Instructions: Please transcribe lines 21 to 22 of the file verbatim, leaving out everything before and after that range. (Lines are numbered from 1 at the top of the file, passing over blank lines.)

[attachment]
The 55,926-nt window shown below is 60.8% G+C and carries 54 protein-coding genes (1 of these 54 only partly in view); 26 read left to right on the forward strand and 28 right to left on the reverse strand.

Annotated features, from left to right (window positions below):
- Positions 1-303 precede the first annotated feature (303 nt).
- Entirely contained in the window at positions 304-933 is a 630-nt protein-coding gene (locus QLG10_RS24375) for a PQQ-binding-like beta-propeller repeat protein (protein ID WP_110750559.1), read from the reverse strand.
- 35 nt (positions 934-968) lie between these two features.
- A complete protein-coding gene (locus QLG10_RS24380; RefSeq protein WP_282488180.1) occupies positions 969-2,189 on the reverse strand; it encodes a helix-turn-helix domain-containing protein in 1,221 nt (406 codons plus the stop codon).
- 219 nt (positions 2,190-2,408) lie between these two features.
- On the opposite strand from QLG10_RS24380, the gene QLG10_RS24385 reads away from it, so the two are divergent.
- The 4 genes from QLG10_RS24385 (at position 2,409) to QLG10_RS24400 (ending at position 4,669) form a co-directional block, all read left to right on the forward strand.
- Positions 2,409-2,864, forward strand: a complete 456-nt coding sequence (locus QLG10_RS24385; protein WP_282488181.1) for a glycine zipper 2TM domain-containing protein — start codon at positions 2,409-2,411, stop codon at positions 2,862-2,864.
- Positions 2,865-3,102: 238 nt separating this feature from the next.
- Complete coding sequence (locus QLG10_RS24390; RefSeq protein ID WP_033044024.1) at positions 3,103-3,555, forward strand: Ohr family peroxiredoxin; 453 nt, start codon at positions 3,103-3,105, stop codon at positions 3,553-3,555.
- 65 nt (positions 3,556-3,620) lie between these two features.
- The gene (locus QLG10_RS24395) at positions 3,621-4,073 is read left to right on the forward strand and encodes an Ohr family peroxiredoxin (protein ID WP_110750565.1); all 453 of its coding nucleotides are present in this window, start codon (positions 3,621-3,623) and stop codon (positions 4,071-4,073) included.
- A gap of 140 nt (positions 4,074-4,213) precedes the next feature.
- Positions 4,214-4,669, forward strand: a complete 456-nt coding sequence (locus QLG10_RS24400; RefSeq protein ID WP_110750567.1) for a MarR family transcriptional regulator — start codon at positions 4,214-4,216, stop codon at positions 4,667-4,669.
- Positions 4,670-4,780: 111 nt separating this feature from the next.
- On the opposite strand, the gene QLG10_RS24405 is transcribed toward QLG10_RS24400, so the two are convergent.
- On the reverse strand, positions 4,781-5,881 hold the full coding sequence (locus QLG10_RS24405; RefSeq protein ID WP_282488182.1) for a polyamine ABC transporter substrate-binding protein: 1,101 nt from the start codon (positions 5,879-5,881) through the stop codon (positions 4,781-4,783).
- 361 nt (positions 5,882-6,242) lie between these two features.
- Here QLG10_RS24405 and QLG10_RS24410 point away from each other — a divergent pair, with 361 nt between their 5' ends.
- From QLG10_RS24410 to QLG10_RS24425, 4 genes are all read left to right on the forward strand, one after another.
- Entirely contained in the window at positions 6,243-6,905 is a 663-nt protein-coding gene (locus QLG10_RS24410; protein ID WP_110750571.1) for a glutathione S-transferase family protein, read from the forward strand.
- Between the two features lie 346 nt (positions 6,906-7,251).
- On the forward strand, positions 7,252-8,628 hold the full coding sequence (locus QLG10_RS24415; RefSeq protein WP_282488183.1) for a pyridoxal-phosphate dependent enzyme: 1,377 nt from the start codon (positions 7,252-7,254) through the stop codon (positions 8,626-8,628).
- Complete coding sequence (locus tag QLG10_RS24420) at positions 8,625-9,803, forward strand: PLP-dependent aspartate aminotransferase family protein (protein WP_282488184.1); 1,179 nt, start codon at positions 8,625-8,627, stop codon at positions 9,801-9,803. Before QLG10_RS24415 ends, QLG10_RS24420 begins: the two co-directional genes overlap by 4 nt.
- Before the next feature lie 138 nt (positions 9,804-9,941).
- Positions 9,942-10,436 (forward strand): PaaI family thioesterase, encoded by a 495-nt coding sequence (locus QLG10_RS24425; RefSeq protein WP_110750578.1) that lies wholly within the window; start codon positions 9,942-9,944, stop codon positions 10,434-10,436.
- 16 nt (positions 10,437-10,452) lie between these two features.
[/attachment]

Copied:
- Here QLG10_RS24405 and QLG10_RS24410 point away from each other — a divergent pair, with 361 nt between their 5' ends.
- From QLG10_RS24410 to QLG10_RS24425, 4 genes are all read left to right on the forward strand, one after another.